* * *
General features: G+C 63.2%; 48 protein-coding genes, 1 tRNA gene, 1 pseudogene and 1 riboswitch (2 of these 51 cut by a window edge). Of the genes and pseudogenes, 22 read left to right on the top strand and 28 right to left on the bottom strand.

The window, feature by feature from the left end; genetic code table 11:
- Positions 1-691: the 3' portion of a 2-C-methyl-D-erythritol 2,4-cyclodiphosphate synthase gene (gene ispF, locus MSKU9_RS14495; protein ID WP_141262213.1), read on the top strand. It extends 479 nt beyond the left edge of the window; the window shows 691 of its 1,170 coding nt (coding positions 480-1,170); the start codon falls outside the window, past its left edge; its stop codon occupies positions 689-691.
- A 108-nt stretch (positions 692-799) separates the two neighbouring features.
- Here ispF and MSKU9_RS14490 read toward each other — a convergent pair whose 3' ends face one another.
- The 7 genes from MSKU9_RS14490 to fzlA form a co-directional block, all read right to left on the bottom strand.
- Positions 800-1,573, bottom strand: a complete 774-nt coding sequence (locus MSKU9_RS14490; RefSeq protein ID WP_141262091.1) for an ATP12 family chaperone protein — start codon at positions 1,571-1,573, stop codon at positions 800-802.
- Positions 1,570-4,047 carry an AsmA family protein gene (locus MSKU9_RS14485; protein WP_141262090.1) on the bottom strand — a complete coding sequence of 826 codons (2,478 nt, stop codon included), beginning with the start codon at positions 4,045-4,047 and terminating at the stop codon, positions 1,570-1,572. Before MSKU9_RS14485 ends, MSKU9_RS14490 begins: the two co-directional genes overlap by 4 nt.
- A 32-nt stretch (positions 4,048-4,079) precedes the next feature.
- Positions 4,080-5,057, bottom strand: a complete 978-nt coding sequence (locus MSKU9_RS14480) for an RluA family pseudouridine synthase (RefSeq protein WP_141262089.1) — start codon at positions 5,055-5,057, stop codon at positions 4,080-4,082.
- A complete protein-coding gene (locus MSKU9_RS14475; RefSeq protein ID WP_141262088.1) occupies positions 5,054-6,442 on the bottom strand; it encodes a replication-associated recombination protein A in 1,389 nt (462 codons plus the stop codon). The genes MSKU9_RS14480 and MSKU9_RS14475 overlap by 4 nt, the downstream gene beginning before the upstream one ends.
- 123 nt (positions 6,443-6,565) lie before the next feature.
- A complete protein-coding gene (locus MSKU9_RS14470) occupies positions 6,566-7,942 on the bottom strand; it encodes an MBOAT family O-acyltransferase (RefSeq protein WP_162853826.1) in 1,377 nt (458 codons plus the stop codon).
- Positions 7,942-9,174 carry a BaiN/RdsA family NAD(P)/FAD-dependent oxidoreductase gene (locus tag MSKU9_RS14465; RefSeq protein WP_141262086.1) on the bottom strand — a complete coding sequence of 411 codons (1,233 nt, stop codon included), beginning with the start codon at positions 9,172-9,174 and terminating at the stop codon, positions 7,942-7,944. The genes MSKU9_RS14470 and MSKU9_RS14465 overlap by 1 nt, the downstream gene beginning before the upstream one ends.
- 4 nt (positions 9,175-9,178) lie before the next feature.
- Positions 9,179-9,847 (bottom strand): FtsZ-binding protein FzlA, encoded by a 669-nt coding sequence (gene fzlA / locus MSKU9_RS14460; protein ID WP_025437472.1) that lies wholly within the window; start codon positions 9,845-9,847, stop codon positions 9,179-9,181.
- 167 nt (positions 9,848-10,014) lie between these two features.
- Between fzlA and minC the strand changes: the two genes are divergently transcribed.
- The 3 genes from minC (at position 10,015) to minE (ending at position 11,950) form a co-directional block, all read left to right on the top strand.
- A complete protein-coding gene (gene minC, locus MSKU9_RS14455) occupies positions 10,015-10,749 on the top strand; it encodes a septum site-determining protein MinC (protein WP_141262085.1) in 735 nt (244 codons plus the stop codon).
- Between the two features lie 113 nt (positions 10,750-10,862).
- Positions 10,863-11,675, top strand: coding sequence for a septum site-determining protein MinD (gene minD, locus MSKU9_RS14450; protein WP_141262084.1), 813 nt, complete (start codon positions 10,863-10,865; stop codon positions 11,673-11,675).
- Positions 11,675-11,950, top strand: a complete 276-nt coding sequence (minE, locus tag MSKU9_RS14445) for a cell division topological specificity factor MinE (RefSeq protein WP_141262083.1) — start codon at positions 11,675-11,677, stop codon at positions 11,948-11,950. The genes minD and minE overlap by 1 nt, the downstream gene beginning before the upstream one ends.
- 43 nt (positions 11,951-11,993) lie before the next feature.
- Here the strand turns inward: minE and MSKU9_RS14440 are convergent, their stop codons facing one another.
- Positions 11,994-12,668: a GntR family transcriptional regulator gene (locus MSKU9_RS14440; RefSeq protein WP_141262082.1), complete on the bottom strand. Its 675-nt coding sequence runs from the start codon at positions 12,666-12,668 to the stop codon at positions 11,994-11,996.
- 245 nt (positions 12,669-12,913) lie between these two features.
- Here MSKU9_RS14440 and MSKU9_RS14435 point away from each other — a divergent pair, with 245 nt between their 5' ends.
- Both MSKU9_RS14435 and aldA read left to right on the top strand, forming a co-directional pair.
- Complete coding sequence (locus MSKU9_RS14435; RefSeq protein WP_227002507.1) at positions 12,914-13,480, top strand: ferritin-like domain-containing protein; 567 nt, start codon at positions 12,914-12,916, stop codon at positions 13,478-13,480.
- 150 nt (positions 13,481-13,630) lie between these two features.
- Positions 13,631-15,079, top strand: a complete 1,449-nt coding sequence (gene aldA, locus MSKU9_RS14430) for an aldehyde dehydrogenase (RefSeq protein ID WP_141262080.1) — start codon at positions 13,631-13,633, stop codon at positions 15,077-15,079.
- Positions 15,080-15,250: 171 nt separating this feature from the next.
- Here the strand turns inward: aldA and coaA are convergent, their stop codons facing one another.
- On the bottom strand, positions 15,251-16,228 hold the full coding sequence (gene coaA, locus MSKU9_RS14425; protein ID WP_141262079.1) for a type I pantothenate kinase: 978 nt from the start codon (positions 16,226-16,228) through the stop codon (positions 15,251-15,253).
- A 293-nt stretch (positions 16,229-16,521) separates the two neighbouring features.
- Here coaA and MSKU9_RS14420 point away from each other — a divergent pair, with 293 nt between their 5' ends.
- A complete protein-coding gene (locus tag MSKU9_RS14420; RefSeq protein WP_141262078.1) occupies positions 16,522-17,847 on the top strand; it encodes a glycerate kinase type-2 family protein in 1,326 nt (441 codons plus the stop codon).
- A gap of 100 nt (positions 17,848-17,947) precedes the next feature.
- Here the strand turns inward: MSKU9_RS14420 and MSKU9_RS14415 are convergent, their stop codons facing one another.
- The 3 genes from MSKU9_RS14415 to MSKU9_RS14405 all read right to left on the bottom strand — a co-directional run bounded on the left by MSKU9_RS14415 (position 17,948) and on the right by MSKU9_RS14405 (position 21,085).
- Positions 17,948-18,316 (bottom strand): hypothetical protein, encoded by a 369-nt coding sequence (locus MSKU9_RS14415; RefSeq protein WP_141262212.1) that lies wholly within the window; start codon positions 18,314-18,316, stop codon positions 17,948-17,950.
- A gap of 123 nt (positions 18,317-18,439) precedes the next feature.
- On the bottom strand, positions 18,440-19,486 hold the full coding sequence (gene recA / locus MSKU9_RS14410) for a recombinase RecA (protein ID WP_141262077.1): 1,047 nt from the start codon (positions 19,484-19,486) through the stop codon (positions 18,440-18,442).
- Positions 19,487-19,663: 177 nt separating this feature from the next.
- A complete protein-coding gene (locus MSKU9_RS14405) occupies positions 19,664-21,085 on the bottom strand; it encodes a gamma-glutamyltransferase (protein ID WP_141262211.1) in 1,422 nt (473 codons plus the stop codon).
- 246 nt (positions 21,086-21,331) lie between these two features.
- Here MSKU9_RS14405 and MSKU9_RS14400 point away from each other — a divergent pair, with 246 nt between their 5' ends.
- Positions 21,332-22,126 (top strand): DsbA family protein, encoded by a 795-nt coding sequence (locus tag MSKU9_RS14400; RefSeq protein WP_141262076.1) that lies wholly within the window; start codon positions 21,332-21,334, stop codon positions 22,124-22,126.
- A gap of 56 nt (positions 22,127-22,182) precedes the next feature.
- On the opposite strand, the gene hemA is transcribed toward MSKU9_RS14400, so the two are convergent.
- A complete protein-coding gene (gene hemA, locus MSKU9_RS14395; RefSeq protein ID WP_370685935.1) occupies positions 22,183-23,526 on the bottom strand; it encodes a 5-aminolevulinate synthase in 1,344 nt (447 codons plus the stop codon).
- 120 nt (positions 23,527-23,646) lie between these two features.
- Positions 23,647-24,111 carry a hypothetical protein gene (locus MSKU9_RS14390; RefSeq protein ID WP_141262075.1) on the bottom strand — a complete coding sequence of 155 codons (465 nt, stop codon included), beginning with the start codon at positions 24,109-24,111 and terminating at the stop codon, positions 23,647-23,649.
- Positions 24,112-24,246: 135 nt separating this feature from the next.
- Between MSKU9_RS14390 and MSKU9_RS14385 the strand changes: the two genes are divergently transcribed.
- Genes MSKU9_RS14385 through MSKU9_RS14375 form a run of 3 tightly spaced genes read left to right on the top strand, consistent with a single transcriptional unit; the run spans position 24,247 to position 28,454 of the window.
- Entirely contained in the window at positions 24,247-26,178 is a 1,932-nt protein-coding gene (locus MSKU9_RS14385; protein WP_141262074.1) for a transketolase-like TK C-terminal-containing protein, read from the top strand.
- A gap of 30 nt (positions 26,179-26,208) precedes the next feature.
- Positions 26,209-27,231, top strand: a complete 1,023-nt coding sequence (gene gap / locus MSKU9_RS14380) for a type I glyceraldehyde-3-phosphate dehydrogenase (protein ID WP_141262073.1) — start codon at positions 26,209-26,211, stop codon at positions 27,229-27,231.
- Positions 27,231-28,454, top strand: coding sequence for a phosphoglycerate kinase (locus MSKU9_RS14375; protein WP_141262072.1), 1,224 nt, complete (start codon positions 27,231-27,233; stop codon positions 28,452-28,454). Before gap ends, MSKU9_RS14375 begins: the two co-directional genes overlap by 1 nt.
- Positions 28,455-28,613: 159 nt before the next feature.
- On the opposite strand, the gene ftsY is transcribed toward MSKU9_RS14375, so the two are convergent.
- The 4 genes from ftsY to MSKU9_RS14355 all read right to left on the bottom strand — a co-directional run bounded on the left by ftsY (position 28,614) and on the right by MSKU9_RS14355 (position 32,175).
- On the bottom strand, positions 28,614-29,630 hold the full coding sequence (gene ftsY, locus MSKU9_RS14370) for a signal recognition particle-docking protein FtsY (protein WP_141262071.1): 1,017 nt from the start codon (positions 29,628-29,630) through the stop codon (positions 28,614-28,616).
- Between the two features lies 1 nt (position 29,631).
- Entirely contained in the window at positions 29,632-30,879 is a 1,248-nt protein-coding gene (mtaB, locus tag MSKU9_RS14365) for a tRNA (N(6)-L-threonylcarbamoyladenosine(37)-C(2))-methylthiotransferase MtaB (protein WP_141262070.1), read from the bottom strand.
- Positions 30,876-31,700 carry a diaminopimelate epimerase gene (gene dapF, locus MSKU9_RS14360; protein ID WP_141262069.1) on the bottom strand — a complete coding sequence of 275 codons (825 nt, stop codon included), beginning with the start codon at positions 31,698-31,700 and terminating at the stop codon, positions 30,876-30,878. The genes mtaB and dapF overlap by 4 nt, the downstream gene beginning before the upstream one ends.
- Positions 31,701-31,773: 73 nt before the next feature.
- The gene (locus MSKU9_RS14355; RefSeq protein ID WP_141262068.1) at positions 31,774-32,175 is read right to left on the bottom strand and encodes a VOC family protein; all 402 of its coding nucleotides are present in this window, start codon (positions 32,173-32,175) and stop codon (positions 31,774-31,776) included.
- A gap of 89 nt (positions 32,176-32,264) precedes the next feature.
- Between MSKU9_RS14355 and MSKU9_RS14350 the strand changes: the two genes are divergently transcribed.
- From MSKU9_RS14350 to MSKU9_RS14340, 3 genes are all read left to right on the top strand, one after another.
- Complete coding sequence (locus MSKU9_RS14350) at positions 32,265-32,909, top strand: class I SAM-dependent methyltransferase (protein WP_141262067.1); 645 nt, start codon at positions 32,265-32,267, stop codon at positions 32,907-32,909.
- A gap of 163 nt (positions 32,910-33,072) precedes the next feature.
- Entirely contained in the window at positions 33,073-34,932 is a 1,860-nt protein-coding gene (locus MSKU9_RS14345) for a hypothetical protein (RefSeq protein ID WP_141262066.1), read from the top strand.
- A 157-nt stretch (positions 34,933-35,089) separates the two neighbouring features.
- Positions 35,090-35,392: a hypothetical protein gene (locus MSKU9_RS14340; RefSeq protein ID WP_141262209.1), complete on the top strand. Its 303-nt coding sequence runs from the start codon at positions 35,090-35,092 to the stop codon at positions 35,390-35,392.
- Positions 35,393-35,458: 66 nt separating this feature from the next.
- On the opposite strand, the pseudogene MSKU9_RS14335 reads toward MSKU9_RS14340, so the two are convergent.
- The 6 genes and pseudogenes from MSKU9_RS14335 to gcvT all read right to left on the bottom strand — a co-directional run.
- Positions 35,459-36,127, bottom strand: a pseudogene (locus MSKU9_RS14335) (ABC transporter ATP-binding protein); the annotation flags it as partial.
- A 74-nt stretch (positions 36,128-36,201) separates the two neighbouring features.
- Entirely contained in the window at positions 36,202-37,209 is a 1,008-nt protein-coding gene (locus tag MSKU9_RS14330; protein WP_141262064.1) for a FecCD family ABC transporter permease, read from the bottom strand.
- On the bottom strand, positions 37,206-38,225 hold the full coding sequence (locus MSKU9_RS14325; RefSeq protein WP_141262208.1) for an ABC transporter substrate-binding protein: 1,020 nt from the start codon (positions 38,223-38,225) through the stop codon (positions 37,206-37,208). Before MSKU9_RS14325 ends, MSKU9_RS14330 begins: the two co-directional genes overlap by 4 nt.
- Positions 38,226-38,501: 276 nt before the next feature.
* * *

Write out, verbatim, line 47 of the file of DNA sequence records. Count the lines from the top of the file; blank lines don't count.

- 246 nt (positions 21,086-21,331) lie between these two features.